Harav Yisrael Chaim Menashe Friedman, Zt”l

Harav Yisrael Chaim Menashe Friedman, Zt”l

The Torah world and the world of Chassidus mourn the loss of one of their towering figures with the petirah of Harav Yisrael Chaim Menashe Friedman, zt”l, Rosh Av Beis Din of Khal Yetev Lev of Satmar, under the leadership of Satmar Rebbe Harav Zalman Leib Teitelbaum, shlita. Rav Friedman served as a prominent Posek for over half a century. He was niftar on Monday at the age of 94.

Rav Yisrael Chaim Menashe was born in Rachov, Czechoslovakia, where his paternal zeide, Harav Yisrael Chaim, zt”l, served as the Rav. He was the mechaber of the well-known sefer Likutei Mahariach (the acronym for Moreini Harav Yisrael Chaim), in which he brings sources for many practiced minhagim. His maternal zeide, Harav Menashe Goldberger, zt”l, was a Stropkov chassid who was a descendant of tzaddikim known for their piety. Rav Friedman was given the combination of the names of his two grandfathers.

As a young child, he was known for his studiousness, and would often be seen walking with a Gemara larger than himself as he strode to learn. It is told that when he was once stopped by someone who asked what he was learning, he casually answered he was learning Masechta Mikvaos, and preceded to answer all the questions posed to him. Indeed, the Ahavas Yisrael, zy”a, would seek out the young prodigy, whom he called “der Rachover kindt” when he visited Rachov for his respite.

Despite his youth, Rav Yisrael Chaim Menashe was very vigilant in keeping many stringencies. When WWII broke out and he was deported to Auschwitz on Shabbos, he made sure not to step out of the cattle cars between stops since he was concerned it may involve transgressing the halachah of techum Shabbos.

After surviving the concentration camps and transferring to a DP camp, his sister, who looked out for him, had to constantly remind him to come to eat, since he was completely engrossed in his learning.

Upon his arrival in the United States, he entered Beis Medrash Elyon in Spring Valley, NY, where he learned in the yeshivah and kollel under Harav Reuvein Grodzovsky, zt”l. The other talmidim, both those of Litvish and Chassidish descent, had tremendous respect for him, and acknowledged his greatness in Torah and his ehrlichkeit.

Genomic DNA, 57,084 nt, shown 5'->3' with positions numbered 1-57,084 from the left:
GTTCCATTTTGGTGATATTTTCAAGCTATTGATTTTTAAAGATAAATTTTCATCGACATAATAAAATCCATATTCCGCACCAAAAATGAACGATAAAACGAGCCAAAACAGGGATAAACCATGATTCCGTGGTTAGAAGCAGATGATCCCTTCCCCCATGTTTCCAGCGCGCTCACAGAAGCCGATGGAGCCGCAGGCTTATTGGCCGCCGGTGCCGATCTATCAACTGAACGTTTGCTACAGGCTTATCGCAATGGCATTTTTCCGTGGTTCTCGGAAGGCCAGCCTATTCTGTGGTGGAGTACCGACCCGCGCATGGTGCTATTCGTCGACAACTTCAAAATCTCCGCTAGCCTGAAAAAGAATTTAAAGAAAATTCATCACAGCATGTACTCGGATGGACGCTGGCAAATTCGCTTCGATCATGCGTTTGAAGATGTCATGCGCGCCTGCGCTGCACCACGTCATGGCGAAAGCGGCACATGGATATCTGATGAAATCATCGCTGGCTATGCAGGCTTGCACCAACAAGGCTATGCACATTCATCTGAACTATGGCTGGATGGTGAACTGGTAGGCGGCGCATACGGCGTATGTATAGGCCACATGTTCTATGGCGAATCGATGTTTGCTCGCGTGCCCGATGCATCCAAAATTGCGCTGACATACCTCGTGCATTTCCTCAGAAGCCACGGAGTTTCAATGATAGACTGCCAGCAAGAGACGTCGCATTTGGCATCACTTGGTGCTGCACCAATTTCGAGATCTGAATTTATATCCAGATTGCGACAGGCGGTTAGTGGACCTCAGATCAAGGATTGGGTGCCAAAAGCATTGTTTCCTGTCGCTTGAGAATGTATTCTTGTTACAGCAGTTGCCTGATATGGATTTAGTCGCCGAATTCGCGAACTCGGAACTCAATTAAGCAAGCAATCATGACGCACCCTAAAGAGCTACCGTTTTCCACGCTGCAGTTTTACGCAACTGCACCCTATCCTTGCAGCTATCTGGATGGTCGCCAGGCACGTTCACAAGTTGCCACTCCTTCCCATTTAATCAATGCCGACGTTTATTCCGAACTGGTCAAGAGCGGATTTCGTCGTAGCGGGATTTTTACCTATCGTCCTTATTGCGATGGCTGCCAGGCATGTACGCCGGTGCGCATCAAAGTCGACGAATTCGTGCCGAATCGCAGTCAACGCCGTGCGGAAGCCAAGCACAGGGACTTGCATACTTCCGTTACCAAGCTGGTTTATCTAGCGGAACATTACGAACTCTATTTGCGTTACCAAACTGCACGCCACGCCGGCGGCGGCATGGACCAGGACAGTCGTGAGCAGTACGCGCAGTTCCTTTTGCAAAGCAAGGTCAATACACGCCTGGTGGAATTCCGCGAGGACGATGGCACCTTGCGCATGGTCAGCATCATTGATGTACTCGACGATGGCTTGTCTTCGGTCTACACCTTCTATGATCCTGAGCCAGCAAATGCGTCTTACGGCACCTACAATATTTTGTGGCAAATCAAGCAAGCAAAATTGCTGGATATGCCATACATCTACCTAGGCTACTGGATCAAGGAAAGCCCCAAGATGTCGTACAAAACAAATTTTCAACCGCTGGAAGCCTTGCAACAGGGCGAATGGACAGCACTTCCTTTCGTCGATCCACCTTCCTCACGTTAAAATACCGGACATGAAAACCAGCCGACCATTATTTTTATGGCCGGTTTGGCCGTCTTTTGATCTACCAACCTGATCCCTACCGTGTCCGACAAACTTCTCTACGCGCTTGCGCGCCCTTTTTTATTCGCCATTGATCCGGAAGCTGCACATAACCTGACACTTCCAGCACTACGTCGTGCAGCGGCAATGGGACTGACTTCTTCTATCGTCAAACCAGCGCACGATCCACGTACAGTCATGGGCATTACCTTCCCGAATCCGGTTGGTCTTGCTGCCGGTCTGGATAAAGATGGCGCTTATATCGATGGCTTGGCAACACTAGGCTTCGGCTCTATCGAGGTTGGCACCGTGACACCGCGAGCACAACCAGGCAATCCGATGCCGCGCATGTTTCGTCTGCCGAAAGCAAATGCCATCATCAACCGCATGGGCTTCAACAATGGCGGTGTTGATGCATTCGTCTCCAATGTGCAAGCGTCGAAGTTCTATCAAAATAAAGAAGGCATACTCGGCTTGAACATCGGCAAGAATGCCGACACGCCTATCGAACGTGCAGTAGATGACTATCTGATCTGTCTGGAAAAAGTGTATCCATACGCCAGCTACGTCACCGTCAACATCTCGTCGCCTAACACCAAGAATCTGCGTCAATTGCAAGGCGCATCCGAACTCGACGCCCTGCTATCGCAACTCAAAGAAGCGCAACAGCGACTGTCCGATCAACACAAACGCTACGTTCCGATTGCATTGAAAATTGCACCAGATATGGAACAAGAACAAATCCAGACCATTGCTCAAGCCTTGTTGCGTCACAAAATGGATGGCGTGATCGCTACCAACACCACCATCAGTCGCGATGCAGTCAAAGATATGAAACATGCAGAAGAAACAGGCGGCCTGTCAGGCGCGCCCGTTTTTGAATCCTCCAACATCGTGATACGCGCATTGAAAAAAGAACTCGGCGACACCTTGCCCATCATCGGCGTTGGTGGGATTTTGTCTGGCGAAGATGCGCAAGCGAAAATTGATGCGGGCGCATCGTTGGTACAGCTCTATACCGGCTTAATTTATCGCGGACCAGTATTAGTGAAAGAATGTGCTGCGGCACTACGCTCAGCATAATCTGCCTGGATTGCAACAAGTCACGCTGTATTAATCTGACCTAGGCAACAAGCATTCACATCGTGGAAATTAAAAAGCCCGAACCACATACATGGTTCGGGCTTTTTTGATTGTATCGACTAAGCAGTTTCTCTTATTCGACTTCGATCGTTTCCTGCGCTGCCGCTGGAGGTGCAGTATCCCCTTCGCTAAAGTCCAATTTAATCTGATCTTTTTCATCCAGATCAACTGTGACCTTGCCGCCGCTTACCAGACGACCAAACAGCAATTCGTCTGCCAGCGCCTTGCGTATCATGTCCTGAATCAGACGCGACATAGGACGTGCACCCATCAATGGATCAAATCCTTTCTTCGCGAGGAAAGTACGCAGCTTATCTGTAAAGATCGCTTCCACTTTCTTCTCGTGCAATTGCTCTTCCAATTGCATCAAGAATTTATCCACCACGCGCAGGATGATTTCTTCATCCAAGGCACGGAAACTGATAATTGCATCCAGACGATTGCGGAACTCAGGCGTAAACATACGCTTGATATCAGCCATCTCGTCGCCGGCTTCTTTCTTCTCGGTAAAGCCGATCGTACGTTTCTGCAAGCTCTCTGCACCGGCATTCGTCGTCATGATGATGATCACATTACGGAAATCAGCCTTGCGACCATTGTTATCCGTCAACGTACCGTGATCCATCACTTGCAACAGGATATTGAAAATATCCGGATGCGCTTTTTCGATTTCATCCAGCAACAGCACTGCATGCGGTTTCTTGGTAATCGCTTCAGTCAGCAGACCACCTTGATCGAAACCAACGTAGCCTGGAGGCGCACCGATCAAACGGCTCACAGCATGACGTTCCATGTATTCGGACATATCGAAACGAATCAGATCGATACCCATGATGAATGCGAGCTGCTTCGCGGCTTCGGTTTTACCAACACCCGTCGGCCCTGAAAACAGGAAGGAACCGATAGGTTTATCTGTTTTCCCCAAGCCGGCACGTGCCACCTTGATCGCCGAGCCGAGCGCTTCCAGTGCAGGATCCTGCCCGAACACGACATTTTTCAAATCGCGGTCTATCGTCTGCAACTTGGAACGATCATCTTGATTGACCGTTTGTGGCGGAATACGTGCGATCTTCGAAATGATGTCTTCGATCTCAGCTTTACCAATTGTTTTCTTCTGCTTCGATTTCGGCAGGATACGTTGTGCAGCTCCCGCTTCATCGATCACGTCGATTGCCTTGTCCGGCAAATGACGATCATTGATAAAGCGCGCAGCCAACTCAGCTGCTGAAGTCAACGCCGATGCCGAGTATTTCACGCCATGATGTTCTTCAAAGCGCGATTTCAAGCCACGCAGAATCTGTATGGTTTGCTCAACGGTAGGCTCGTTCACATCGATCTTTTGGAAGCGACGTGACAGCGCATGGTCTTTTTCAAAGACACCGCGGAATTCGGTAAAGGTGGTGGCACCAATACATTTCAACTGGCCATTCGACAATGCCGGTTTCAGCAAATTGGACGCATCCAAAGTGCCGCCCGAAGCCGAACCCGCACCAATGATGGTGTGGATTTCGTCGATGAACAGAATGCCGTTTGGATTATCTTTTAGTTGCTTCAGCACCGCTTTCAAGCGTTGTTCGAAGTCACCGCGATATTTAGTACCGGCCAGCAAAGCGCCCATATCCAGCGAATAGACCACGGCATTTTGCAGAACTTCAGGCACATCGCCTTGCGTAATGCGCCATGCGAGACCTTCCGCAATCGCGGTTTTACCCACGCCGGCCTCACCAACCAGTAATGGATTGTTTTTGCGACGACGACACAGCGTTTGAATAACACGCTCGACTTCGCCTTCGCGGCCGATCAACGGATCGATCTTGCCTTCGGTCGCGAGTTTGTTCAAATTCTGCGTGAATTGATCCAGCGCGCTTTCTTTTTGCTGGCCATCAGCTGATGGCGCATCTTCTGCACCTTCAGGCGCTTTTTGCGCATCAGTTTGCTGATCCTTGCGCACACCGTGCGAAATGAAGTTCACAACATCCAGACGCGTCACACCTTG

His dedication to learning was extraordinary, and when he came across a sefer that he had not yet learned, he would borrow it and learn it with enthusiasm. “He was like a child in a candy shop,” a family member recalls. “My husband has a large library, and when he visited and found some new sefer, he was overcome with delight!”

As he delved into his learning, he became oblivious to his surroundings, often needing to be reminded the need to eat his meals.

His tefillos were legendary, as he poured out his heart to the Ribbono Shel Olam. At the levayah, when one of the maspidim mentioned the way he davened the words of Mimkomcha, the crowd of thousands burst out wailing as they recalled so vividly the emotion he instilled in that tefillah. Watching him daven was an experience in and of itself, with his face glowing like a malach as he shed copious tears.

His Rebbetzin used to joke that in his hometown of Rachov, they did not learn proper ivra (pronunciation and fluency in reading), since his davening would often take until late in the day, and he first sat down for breakfast at 2:00 p.m.

After learning in the kollel of Beis Medrash Elyon, he was appointed as Rosh Yeshivah of the Sigheter Yeshivah by the Beirach Moshe, zy”a. He was then appointed Dayan of the Satmar kehillah by the Divrei Yoel, Harav Yoel Teitelbaum, zy”a, a position he held for over half a century.

He was known for his caution in psak, often telling people to return later when he would be able to uncover all the details of the case and halachah. This trait was part of his extreme ehrlichkeit, where he went to great lengths to ensure that everything would be done correctly.

“My uncle was the epitome of ehrlichkeit,” a family member said. “Whether in his learning, davening, or the way he dealt with people, his guiding light was his ehrlichkeit. He was everything wrapped up in one: a talmid chacham, a yerei Shamayim, a ben Torah, and a mentch with an enormous amount of ne’imos. Everyone remembers the eidelkeit of his smile, and the palpable warmth that he exuded constantly. He showered everyone with it, old and young alike.

“His hachanah for mitzvos was something to behold. As he prepared his Chanukah lecht, we saw how nothing was just done without preparation.”

The kevurah for Harav Yisrael Chaim Menashe was in Kiryas Yoel. He is survived by his chashuve family, who served him with utter dedication during the last years.

Yehi zichro baruch.